The Santa Claus we all know today -- that big, jolly man in the red suit with a white beard -- was brought to us by Coca-Cola. From 1931 to 1964, Coca-Cola advertising showed Santa delivering toys, pausing to read a letter and enjoy a Coke, visiting with the children who stayed up to greet him, and raiding the refrigerators at a number of homes. Those images stuck with us, and Coca-Cola influenced an entire culture to change.
The biggest problem facing homelessness today is most people believe that homelessness is the result of the homeless person, and therefor they should not be helped. But the truth is: it could be lack of affordable housing, the economy, or lots of complex situations people are powerless over that can cause homelessness. A good portion of the general public literally believes homeless people have no redeeming value, and that they are less than human!
- Nonprofits spin the story to raise funds. That's not a bad thing, they have to fuel their mission, but the general public is fed wrong information that creates disbelief and wrong stereotypes
- Media spins the story to show homeless people as drug addicts and less than human, which again reinforces wrong stereotypes
- Government likes to share data at an academic level. The general public does not really understand information distributed by governments.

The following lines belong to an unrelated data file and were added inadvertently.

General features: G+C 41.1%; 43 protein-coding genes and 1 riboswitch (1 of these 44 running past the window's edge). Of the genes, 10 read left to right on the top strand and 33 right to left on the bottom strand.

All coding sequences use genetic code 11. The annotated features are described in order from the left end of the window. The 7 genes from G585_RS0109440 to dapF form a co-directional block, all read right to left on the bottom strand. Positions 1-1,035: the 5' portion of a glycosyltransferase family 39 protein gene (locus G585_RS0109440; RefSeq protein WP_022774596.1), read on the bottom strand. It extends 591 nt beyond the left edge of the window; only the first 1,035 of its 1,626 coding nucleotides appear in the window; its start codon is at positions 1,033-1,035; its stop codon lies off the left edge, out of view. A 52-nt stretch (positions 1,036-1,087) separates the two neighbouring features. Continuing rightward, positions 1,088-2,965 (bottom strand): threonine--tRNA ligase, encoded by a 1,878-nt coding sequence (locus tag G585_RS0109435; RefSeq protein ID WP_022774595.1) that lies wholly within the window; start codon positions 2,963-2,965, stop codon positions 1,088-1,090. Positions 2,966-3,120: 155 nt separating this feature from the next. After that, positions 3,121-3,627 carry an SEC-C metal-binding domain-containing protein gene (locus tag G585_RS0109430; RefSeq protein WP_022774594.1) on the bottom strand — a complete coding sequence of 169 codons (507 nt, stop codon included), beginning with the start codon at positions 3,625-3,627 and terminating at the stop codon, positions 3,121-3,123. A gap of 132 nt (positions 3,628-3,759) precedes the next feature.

They say necessity breeds innovation, which is how I started with cause marketing. In 2009, I was laid off from a 3 month grant at a winter shelter. I got the idea of a national road trip but needed a car, and more importantly - I was looking for a major brand to help fight homelessness. Ford Motor Company stepped up to help and for about two years my iPhone's photos and YouTube videos synced to Ford's website. Right around that time Chris Brogan took notice of the crazy amount of socks I hand out to our homeless friends and connected me to Hanes, and for the last 4 years Hanes has been helping me with socks and getting the word out about homelessness.
Let's face it, people don't listen to politicians, research professors, or nonprofit executive directors. But major brands and their marketing firms are experts at changing behaviors. Like how Coke gave us Santa Clause, Hanes is now helping to fight homelessness.
I think there are a few lessons we can learn from this: funders who support ending homelessness need to start funding awareness and educational campaigns if we are ever going to really end homelessness. Unless we change what people think about homelessness, ending it will never happen! For brands, it's OK to connect with the homeless cause. Brands can build mutually beneficial relationship with homeless nonprofits. The key is to be genuine in messaging and to not make the campaign over-the-top commercial. People are sick of the sales pitch, and by mixing it up and making the message about the cause and not the brand, the brand will in turn reap huge benefits. Probably the biggest benefit that is hard to measure, is how proud employees become when a brand does good things! Basically, the one simple lesson from all this I hope will resonate with everyone is: if you do good - good things will happen!